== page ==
Full text can be found here: https://www.frontiersin.org/articles/10.3389/fped.2021.733018/ful
“Consequences of PAX6 mutations in the brain and/or endocrine system” was presented by Jim Lauderdale, PhD, of the University of Georgia (USA) Dr Lauderdale spoke about how PAX6 affects parts of the body besides the eye. For example, people with aniridia often experience difficulty processing language. This is called auditory processing disorder, and it can have a big impact on a person’s life. Children may struggle in school because they have trouble filtering out noises in the classroom. Adults may struggle because their brains have to work a lot harder to process what others are saying. These issues may be the result of differences in the structure of the brain, especially in areas where the two halves of the brain connect. Other problems in the brain may include a missing or smaller than normal pineal gland, which can cause problems with sleep, and a missing or smaller than normal olfactory bulb, which can cause the loss of the ability to smell.
Also, people with aniridia caused by PAX6 mutations can have issues with their metabolism and with controlling their blood sugar, problems with the gastrointestinal tract, and possibly problems with the function of the thyroid gland. Dr Lauderdale emphasized the importance of further study on the effects of PAX6 gene mutations on systems of the body other than the eye, to discover not only what these problems are – but also how best to treat them.
The final presentation in this session, “Nephroblastoma in patients with WAGR syndrome and clinical consequences” was given by Prof. Dr. Norbert Graf, of Saarland University, (Germany). Dr Graf explained that genetic testing is critically important in children with aniridia. If the child is found to have a deletion in the WT1 gene, there must be ultrasound screening for Wilms tumor. If no deletion of the WT1 gene is found, ultrasound screening is not necessary. Regular screening for Wilms tumor is critical because it allows for early diagnosis, when the tumor is smaller in size and the outcome is more likely to be better. Dr Graf explained that in children with WAGR, the age at diagnosis of WT is earlier than in typical kids, and tumor size is smaller, and if you compare screening vs no screening, there’s a big difference in the size of the tumor. Most Wilms tumors in children with WAGR develop before the age of 7-8 years, but monitoring, particularly if the child does develop Wilms, should be lifelong. One of the reasons for lifelong screening is the fact that kids with WAGR have special types of Wilms tumor. Half of these children have nephrogenic rests, which are benign lesions in the kidney that can become Wilms tumor. Some kids with WAGR have many of these lesions, which can be difficult to treat and requires closer/more frequent follow-up. Tumor size also plays an important role in outcome. So it’s a good idea to treat with chemotherapy first to decrease the size of the tumor and to make the tumor easier to remove and allow more of the normal kidney tissue to be saved. Dr Graf also explained that 30% of children with WAGR/Wilms tumor have bilateral tumors (one or more tumors in both kidneys), which can make surgical treatment more complex.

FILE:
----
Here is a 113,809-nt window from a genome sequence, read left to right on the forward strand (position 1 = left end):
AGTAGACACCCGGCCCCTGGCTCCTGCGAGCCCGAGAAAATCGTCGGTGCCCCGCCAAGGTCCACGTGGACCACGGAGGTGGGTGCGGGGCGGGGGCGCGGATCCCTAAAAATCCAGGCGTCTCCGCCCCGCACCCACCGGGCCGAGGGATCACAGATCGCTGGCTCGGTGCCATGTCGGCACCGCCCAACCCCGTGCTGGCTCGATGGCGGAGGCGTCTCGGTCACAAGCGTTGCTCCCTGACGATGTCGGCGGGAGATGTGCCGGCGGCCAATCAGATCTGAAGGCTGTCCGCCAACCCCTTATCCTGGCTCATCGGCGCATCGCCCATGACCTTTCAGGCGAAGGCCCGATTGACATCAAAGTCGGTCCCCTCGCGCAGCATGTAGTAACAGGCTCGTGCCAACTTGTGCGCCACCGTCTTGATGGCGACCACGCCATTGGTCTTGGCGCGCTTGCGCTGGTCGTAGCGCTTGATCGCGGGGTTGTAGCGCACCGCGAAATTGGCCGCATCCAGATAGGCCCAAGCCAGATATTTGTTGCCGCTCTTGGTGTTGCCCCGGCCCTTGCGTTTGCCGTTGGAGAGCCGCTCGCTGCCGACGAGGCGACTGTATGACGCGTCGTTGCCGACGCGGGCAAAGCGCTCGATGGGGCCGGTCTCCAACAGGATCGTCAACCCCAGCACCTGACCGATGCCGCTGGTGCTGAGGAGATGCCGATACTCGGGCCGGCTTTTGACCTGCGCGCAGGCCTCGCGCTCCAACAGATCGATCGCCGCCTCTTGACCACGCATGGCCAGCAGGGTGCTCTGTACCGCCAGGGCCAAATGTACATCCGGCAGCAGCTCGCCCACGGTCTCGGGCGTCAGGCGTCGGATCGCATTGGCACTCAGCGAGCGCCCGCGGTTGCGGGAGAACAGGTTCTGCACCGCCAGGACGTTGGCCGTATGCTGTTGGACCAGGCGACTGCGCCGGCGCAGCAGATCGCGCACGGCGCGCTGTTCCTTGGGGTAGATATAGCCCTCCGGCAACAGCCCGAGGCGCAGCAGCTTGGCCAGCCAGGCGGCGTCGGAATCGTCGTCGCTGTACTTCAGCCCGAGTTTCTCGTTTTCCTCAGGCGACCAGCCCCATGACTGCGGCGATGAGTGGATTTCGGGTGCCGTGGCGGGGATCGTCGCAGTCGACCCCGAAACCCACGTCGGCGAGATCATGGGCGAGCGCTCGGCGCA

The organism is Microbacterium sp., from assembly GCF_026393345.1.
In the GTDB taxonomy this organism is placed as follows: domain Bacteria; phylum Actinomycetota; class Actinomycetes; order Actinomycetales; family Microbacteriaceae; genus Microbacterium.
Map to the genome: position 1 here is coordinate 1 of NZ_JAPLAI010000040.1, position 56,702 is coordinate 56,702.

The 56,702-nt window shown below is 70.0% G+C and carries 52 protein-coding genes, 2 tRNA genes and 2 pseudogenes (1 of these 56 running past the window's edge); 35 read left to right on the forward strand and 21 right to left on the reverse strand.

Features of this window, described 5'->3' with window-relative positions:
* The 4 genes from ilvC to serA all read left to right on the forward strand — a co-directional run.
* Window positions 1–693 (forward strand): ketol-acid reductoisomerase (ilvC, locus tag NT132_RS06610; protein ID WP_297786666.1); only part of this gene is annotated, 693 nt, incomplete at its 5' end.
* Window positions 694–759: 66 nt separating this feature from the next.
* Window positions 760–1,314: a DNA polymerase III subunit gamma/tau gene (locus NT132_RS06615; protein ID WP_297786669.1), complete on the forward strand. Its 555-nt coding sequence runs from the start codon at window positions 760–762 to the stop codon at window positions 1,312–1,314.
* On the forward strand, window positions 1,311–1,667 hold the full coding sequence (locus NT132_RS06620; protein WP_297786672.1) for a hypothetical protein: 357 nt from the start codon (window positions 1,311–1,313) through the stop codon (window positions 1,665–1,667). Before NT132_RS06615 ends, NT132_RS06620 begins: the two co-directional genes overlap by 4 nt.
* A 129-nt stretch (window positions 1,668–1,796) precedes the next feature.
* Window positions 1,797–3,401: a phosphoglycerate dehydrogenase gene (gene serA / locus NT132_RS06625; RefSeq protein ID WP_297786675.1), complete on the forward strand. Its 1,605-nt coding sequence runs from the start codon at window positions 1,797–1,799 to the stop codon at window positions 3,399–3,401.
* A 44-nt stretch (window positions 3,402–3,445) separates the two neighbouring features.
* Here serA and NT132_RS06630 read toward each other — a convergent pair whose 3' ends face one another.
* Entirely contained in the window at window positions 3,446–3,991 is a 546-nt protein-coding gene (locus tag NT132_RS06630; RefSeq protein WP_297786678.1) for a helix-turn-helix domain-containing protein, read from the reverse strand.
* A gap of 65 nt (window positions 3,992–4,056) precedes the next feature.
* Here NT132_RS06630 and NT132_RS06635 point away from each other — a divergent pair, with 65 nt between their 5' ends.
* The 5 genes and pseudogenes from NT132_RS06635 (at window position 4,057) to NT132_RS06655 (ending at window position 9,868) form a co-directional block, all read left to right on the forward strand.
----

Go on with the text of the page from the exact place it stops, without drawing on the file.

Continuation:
The good news is that most children with WAGR who develop Wilms tumor will survive. But it’s critical to have long-term, close follow up after treatment because of the risk of late relapse, and because of the danger of other WAGR related conditions occurring, like chronic kidney disease.
Finally, Dr Graf stressed that because of the spectrum of WAGR, these children need a team of specialists who are willing to work together, and because of the rarity of this disorder, global efforts to share information and data are vital to making progress on diagnosis and treatment.